Rapamycin Rescues Age-Impaired Blood Flow in Mice

Scientists have concluded that rapamycin treatment started in early mid-life can prevent age-related blood flow impairment in the hindlimbs of wild-type, atherosclerotic, and Alzheimer’s model mice [1].

PAD and aging

Peripheral artery disease (PAD) is defined as reduced blood flow to the lower limbs. Age is a major risk factor for PAD, as the disease affects as many as 25% of people over the age of 55 and 40% of people over the age of 80. PAD is also associated with atherosclerosis, diabetes, hypertension, smoking, and Alzheimer’s disease. PAD can develop into a serious incapacitating condition and even require amputation.

Rapamycin, which is well-known for its effects on aging, has been previously demonstrated to improve cerebral blood flow in murine Alzheimer’s models and peripheral blood flow in murine models of atherosclerosis [2] by inhibiting mTORC1, a protein complex that drives growth but also promotes aging processes. This research group has previously shown that mTORC1 drives age-related cerebrovascular degeneration, decreasing cerebral blood flow in old rats [3].

Let it flow

This study began with an examination of aged but otherwise healthy wild-type mice. As expected, blood flow was significantly impaired in this group. In this initial experiment, rapamycin supplementation, started at 7 months of age, was found to completely block this age-related effect.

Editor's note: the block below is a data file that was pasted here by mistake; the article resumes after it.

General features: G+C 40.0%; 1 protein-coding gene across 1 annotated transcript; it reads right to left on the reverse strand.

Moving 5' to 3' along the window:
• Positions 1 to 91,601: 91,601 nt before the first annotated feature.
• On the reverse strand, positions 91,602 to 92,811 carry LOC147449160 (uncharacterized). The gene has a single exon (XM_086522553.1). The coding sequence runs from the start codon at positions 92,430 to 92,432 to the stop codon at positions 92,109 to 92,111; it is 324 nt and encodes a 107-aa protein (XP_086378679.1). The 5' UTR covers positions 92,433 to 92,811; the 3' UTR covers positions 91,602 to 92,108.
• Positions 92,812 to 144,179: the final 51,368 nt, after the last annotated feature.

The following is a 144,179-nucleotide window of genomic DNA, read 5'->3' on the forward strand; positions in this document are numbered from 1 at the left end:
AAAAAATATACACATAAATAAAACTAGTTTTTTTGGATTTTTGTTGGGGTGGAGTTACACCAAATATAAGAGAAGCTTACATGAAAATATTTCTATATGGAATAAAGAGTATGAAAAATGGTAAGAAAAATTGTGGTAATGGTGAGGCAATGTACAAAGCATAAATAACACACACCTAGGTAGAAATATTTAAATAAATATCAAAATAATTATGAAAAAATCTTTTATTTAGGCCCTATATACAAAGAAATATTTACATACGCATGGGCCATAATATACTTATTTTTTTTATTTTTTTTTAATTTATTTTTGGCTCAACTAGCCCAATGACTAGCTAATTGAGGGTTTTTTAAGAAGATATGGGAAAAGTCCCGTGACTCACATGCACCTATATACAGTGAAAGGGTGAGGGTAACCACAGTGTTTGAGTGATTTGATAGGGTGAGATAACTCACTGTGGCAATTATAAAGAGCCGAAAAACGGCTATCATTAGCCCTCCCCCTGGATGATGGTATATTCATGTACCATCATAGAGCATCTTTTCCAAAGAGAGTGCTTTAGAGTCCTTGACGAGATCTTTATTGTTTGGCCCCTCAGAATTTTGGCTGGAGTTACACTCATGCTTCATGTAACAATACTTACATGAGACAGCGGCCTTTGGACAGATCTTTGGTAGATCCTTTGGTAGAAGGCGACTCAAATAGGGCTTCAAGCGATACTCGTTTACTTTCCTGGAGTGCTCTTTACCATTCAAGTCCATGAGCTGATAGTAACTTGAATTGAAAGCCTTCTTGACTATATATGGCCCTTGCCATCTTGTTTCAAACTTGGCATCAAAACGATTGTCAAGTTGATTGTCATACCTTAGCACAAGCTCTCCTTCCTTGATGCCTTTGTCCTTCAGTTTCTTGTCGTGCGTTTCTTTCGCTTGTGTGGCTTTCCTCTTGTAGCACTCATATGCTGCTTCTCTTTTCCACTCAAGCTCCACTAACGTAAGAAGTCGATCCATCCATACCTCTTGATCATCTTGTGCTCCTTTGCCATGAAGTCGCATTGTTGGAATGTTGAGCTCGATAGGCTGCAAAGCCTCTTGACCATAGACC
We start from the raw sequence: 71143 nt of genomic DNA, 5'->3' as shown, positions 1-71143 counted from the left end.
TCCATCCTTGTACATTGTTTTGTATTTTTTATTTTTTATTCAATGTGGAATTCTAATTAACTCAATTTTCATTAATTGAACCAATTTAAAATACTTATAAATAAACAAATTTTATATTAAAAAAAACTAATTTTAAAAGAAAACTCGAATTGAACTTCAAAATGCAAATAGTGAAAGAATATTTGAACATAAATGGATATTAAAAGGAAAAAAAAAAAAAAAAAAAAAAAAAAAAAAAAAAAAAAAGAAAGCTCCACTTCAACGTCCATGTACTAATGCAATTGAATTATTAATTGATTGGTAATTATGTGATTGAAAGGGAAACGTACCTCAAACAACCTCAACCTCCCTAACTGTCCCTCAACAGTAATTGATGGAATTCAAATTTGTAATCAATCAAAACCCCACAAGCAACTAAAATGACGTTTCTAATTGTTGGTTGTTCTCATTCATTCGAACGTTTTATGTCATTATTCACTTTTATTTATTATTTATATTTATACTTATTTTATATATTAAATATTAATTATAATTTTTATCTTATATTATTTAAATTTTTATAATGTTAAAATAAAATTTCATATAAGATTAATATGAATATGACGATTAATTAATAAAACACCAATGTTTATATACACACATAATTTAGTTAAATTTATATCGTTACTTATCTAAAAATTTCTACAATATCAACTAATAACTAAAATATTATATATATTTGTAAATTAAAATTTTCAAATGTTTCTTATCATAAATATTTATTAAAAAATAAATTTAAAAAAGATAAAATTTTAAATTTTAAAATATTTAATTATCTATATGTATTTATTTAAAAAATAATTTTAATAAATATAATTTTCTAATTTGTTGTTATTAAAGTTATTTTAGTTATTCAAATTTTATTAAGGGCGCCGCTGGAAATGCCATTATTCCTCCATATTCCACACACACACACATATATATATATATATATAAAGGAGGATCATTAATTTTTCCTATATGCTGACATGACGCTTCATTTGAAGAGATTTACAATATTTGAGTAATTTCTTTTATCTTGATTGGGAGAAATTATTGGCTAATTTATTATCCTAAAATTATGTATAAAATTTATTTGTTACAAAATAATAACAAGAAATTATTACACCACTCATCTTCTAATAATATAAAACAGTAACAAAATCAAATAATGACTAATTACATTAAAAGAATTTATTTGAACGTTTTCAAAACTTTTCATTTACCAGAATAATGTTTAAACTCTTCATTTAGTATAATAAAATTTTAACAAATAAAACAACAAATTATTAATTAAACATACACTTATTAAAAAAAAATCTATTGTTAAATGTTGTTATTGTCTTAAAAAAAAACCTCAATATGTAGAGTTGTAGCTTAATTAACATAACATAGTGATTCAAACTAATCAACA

In the second experiment, the researchers used a mouse model of atherosclerosis with impaired production of LDL receptors (LDLR). To induce atherosclerosis, these mice were also fed a high-fat diet. Aged atherosclerotic animals had severely impaired blood flow, showing the converging deleterious effects of aging and the disease. Again, rapamycin treatment was able to significantly protect blood flow, although this time, it was not quite to the level of young, wild-type controls. While the difference between rapamycin-treated mice and controls was not statistically significant, it was nonetheless noticeable.

Finally, in hAPP (amyloid precursor protein) mice, an established murine model of Alzheimer’s disease, the researchers observed a similar pattern: blood flow in aged hAPP mice was severely restricted, but hAPP mice fed with rapamycin were largely protected. Here, too, the treatment with rapamycin did not block the decline in blood flow completely, but the difference between the study group and the wild-type controls did not rise to the level of statistical significance.

In all three cases, the researchers also attempted to increase blood flow by applying menthol-based ointment similar to over-the-counter products. In naturally aged mice, rapamycin treatment worked perfectly, completely preventing the age-related decline in the sensitivity of the vasculature to this treatment. However, in both atherosclerotic and hAPP mice, rapamycin only had partial effects:

This might be explained by the converging effects of each of the diseases (AD and atherosclerosis) and aging on blood flow, with rapamycin only being able to counter the age-related portion.